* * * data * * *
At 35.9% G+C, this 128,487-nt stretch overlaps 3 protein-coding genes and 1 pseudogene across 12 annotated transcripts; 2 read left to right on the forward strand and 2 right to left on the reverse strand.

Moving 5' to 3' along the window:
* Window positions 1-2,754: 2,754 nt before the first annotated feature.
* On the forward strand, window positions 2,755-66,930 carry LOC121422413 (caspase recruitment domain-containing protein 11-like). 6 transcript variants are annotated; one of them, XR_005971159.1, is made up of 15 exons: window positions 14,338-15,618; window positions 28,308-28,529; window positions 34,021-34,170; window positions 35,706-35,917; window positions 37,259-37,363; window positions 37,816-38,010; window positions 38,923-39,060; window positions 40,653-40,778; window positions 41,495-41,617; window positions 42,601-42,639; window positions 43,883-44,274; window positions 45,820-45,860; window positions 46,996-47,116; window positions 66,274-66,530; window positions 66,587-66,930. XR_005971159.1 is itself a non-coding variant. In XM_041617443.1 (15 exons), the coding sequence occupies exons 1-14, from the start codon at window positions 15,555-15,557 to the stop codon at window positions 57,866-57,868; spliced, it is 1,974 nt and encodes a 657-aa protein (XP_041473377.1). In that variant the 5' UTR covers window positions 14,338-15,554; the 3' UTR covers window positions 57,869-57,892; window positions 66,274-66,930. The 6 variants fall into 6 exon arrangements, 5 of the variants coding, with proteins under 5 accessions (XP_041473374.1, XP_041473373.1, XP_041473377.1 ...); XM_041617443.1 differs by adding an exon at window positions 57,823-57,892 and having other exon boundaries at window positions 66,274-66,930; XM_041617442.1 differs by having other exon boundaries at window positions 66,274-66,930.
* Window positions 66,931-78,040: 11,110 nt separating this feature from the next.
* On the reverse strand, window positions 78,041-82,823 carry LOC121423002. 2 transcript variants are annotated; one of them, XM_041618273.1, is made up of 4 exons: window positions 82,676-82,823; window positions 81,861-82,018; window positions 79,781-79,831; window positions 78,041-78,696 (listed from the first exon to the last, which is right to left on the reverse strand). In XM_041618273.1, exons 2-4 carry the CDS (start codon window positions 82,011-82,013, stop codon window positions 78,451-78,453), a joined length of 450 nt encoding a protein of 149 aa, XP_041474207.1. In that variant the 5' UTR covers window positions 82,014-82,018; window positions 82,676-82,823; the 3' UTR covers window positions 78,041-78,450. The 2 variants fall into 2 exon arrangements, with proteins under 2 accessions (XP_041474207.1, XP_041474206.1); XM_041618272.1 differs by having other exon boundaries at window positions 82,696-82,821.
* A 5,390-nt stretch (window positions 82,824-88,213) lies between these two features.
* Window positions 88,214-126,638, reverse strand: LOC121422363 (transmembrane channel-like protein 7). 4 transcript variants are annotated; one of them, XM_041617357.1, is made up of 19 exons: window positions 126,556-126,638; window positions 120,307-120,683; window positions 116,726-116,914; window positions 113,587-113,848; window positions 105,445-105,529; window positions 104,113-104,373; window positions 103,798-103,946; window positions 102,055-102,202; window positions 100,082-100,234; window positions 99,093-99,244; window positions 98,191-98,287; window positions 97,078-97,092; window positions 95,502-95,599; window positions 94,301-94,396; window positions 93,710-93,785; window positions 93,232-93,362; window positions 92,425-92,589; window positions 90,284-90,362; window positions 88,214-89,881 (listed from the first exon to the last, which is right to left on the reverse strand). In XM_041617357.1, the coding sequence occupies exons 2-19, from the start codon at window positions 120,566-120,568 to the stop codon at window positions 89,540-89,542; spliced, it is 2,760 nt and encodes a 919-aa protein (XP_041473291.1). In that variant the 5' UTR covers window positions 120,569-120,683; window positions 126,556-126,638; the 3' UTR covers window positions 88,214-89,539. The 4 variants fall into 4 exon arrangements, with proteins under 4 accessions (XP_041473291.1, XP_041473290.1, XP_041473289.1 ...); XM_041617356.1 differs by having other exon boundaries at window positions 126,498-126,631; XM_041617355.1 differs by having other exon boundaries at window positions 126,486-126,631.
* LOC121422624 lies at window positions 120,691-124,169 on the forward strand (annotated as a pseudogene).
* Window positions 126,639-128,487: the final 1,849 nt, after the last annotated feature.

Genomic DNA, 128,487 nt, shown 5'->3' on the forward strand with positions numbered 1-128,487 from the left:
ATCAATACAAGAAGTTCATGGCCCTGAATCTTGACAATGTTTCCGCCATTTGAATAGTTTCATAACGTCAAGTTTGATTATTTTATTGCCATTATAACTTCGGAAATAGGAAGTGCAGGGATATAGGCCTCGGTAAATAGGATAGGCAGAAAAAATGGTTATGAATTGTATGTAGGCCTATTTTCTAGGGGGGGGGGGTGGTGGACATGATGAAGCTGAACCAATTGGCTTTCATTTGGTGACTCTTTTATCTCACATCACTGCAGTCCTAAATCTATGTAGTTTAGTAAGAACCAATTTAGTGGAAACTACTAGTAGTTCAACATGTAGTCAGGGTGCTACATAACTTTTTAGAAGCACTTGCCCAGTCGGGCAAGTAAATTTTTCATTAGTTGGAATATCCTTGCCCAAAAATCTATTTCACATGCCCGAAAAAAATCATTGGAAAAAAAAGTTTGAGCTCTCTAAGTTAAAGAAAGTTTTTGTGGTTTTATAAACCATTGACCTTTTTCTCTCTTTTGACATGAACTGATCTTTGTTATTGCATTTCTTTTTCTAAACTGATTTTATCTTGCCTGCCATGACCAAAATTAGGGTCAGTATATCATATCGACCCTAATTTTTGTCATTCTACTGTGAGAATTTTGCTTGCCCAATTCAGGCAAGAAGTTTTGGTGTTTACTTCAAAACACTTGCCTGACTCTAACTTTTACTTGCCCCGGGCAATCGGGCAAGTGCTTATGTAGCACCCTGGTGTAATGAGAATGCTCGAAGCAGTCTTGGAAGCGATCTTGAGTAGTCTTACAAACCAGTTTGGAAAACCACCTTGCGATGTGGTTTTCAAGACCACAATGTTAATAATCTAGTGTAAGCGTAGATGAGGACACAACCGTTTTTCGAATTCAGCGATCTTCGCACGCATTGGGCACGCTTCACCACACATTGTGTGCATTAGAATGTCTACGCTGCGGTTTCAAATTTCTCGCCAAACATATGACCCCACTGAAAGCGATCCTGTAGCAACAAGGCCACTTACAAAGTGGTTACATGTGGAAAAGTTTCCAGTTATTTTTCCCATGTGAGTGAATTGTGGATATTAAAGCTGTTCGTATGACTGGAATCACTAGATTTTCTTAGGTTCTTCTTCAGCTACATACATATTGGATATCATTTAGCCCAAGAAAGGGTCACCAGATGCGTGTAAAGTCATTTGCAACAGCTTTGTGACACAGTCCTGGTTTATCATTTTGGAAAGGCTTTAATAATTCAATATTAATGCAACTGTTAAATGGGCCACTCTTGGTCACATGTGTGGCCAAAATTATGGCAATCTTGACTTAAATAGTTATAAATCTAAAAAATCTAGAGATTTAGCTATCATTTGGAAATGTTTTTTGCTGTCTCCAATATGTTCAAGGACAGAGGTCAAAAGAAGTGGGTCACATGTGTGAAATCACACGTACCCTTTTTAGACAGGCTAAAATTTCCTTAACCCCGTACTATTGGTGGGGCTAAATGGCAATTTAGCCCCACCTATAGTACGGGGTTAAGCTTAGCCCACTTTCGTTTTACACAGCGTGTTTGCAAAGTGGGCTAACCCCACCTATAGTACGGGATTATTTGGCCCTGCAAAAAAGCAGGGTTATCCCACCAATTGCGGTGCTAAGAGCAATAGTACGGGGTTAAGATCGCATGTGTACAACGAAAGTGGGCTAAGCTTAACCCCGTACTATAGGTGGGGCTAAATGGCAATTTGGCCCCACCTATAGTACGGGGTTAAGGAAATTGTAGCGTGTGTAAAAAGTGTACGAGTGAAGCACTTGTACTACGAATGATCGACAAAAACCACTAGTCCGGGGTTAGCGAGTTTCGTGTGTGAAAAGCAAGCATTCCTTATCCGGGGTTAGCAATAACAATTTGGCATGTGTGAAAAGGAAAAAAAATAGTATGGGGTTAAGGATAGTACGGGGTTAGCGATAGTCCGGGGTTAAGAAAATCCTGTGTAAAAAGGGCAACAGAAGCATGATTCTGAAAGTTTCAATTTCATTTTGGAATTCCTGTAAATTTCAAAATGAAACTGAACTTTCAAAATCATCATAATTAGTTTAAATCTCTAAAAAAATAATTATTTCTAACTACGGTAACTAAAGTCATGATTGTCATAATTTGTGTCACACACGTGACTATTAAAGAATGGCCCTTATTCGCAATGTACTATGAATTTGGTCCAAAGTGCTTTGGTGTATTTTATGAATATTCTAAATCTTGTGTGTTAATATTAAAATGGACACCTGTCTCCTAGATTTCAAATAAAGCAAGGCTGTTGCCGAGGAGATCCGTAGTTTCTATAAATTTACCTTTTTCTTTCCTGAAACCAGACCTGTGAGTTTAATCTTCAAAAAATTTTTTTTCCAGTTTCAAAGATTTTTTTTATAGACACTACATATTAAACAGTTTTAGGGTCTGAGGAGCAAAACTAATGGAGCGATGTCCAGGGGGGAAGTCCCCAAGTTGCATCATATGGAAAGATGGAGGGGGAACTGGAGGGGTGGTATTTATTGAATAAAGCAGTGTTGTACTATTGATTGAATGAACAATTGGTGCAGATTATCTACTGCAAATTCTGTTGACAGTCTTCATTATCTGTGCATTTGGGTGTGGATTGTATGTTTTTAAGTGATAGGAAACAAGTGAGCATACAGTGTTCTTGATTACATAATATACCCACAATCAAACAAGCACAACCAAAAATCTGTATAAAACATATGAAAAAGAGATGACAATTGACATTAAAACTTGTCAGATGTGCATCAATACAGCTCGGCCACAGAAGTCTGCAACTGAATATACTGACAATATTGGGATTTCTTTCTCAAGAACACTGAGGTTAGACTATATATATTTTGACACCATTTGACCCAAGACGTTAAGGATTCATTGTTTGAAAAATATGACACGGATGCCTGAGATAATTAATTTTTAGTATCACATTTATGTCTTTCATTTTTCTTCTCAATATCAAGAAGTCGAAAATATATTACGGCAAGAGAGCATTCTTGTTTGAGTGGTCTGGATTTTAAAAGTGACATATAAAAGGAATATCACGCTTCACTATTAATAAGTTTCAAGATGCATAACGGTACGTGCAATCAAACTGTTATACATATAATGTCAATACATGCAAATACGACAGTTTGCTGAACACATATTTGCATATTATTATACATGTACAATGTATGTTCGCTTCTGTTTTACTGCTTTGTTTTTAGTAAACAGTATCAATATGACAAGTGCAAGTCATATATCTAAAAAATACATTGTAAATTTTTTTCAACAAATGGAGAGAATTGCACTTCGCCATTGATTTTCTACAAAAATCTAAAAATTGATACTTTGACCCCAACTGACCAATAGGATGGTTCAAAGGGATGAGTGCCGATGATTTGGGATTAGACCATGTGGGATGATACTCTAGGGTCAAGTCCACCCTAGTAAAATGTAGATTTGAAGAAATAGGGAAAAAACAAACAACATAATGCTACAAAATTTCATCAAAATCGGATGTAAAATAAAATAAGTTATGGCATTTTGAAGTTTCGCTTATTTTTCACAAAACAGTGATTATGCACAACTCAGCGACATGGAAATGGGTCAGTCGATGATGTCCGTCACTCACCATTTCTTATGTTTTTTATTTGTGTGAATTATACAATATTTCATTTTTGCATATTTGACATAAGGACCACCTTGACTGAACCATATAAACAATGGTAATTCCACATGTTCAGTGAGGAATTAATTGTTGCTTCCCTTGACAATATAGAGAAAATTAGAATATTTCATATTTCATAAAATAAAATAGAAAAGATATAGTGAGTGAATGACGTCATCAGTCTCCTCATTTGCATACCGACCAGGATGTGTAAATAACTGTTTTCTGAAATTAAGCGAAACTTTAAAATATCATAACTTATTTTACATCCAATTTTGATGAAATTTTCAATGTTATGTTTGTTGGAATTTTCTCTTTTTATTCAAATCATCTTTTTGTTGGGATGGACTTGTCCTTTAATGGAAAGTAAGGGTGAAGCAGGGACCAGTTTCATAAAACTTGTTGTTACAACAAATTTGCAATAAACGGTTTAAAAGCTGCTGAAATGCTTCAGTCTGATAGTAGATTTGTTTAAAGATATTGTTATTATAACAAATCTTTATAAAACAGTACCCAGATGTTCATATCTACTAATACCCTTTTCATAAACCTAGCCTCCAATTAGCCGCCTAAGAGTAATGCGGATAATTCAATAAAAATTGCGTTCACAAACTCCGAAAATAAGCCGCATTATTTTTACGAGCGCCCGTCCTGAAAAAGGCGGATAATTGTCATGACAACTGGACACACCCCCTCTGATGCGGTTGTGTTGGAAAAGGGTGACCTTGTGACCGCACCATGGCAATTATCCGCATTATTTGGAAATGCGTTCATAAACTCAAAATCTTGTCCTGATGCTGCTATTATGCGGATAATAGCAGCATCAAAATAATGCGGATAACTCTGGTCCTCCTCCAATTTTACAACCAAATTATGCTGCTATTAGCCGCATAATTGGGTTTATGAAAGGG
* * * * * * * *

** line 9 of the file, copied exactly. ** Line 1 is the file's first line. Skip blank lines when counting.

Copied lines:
* LOC121422624 lies at window positions 120,691-124,169 on the forward strand (annotated as a pseudogene).